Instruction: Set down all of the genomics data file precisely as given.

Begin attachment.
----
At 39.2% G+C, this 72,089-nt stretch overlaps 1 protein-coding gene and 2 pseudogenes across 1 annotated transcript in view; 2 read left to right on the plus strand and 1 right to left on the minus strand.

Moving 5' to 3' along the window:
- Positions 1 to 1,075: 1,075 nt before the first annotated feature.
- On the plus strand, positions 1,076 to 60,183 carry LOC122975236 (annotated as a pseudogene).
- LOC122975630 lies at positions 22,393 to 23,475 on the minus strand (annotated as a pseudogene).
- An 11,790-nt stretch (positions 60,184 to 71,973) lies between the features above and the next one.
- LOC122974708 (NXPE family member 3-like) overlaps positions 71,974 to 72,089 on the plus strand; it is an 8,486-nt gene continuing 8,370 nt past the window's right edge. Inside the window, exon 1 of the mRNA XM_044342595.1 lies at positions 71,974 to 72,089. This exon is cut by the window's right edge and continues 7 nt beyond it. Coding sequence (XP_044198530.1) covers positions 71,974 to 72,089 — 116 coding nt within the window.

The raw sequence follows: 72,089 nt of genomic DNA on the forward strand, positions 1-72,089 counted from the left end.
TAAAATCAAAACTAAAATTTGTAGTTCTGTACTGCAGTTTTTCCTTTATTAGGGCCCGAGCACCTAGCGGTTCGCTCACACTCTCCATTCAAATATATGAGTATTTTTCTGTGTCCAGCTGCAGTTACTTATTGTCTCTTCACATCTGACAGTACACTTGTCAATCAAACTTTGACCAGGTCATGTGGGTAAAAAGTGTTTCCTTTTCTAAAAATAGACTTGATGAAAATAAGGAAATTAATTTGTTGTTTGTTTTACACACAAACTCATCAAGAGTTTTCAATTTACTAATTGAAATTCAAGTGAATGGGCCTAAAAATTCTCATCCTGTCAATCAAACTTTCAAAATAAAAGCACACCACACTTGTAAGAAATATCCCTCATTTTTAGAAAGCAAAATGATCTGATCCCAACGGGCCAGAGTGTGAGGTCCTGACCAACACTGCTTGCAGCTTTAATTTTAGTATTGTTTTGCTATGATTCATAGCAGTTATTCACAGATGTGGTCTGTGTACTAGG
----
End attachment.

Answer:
At 39.2% G+C, this 72,089-nt stretch overlaps 1 protein-coding gene and 2 pseudogenes across 1 annotated transcript in view; 2 read left to right on the plus strand and 1 right to left on the minus strand.

Moving 5' to 3' along the window:
- Positions 1 to 1,075: 1,075 nt before the first annotated feature.
- On the plus strand, positions 1,076 to 60,183 carry LOC122975236 (annotated as a pseudogene).
- LOC122975630 lies at positions 22,393 to 23,475 on the minus strand (annotated as a pseudogene).
- An 11,790-nt stretch (positions 60,184 to 71,973) lies between the features above and the next one.
- LOC122974708 (NXPE family member 3-like) overlaps positions 71,974 to 72,089 on the plus strand; it is an 8,486-nt gene continuing 8,370 nt past the window's right edge. Inside the window, exon 1 of the mRNA XM_044342595.1 lies at positions 71,974 to 72,089. This exon is cut by the window's right edge and continues 7 nt beyond it. Coding sequence (XP_044198530.1) covers positions 71,974 to 72,089 — 116 coding nt within the window.

The raw sequence follows: 72,089 nt of genomic DNA on the forward strand, positions 1-72,089 counted from the left end.
TAAAATCAAAACTAAAATTTGTAGTTCTGTACTGCAGTTTTTCCTTTATTAGGGCCCGAGCACCTAGCGGTTCGCTCACACTCTCCATTCAAATATATGAGTATTTTTCTGTGTCCAGCTGCAGTTACTTATTGTCTCTTCACATCTGACAGTACACTTGTCAATCAAACTTTGACCAGGTCATGTGGGTAAAAAGTGTTTCCTTTTCTAAAAATAGACTTGATGAAAATAAGGAAATTAATTTGTTGTTTGTTTTACACACAAACTCATCAAGAGTTTTCAATTTACTAATTGAAATTCAAGTGAATGGGCCTAAAAATTCTCATCCTGTCAATCAAACTTTCAAAATAAAAGCACACCACACTTGTAAGAAATATCCCTCATTTTTAGAAAGCAAAATGATCTGATCCCAACGGGCCAGAGTGTGAGGTCCTGACCAACACTGCTTGCAGCTTTAATTTTAGTATTGTTTTGCTATGATTCATAGCAGTTATTCACAGATGTGGTCTGTGTACTAGG